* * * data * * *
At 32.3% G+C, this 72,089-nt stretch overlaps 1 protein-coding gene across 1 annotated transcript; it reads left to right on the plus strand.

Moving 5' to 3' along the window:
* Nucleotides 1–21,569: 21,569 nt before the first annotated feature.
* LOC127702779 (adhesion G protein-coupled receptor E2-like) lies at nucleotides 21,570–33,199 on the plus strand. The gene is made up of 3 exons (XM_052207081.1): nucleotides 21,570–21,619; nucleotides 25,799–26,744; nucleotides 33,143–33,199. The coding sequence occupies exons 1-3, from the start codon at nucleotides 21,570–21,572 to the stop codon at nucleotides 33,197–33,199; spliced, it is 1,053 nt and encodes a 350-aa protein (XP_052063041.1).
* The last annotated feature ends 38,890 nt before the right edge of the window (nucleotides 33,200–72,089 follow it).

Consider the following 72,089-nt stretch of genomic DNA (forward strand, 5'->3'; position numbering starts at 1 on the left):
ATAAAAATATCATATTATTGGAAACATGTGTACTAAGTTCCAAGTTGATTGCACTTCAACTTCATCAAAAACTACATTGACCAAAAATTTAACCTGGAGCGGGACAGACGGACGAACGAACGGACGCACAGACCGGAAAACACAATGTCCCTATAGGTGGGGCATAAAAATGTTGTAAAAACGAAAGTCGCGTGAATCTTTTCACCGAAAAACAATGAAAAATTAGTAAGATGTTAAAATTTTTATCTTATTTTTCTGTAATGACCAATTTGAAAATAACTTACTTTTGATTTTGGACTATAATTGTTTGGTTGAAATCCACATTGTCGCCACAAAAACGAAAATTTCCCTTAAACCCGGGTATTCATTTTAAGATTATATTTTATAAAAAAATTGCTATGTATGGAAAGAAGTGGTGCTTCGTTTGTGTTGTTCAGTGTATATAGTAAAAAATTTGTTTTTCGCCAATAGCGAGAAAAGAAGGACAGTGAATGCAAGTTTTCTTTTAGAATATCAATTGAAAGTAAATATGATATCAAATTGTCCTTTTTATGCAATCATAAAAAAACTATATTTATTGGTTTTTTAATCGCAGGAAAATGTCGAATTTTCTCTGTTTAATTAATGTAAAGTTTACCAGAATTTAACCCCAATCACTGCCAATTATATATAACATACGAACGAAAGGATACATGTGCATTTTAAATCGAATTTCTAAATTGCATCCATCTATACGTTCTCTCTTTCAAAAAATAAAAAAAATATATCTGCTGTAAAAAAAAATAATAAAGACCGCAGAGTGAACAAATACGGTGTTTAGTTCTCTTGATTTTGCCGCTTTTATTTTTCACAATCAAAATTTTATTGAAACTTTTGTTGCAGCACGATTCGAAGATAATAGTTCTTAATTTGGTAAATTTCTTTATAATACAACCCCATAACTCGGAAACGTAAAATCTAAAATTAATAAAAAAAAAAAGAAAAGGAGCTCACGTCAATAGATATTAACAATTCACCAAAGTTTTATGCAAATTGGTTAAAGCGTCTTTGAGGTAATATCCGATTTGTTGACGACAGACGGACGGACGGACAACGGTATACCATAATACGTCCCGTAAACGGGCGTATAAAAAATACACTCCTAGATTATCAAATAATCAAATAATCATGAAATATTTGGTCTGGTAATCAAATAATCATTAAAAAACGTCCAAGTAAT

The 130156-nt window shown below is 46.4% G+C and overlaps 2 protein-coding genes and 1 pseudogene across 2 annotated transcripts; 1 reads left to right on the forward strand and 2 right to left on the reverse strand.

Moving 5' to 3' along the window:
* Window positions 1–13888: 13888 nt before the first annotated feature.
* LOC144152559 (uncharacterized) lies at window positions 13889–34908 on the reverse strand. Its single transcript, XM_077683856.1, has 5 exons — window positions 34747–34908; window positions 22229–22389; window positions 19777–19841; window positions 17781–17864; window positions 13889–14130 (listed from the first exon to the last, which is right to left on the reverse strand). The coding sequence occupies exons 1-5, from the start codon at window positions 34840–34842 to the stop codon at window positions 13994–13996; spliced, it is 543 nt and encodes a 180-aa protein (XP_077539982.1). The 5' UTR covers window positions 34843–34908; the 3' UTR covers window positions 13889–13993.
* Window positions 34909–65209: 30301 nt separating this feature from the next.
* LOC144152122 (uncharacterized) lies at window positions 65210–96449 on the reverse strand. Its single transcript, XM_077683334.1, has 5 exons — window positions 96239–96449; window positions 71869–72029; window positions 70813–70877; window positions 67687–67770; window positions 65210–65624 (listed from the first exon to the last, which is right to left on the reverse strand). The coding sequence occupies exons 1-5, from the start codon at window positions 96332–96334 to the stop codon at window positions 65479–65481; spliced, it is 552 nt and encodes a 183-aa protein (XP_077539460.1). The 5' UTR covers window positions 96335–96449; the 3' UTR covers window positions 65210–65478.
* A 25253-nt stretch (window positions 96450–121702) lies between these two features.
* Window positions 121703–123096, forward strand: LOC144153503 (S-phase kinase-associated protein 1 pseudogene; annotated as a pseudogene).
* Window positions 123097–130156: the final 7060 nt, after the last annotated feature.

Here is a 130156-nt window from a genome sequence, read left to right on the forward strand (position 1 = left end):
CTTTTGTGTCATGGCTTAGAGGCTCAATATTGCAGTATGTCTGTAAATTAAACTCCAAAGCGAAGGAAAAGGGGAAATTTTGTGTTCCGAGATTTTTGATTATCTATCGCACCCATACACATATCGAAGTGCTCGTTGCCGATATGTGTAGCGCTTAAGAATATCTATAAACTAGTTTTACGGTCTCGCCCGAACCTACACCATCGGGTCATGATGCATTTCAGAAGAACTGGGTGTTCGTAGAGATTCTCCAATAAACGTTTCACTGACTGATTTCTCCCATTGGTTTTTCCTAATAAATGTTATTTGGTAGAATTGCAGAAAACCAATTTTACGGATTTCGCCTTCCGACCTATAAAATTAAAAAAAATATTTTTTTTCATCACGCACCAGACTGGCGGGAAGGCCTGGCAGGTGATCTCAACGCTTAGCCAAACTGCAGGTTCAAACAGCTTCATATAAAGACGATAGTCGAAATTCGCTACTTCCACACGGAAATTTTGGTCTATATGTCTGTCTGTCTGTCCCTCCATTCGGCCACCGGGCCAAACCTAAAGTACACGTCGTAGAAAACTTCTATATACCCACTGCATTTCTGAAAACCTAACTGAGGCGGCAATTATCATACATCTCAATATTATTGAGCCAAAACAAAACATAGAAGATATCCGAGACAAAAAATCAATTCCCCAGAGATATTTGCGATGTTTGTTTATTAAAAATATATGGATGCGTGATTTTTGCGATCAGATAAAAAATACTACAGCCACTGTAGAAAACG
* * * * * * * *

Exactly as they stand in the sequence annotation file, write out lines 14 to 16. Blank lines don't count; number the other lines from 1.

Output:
* A 25253-nt stretch (window positions 96450–121702) lies between these two features.
* Window positions 121703–123096, forward strand: LOC144153503 (S-phase kinase-associated protein 1 pseudogene; annotated as a pseudogene).
* Window positions 123097–130156: the final 7060 nt, after the last annotated feature.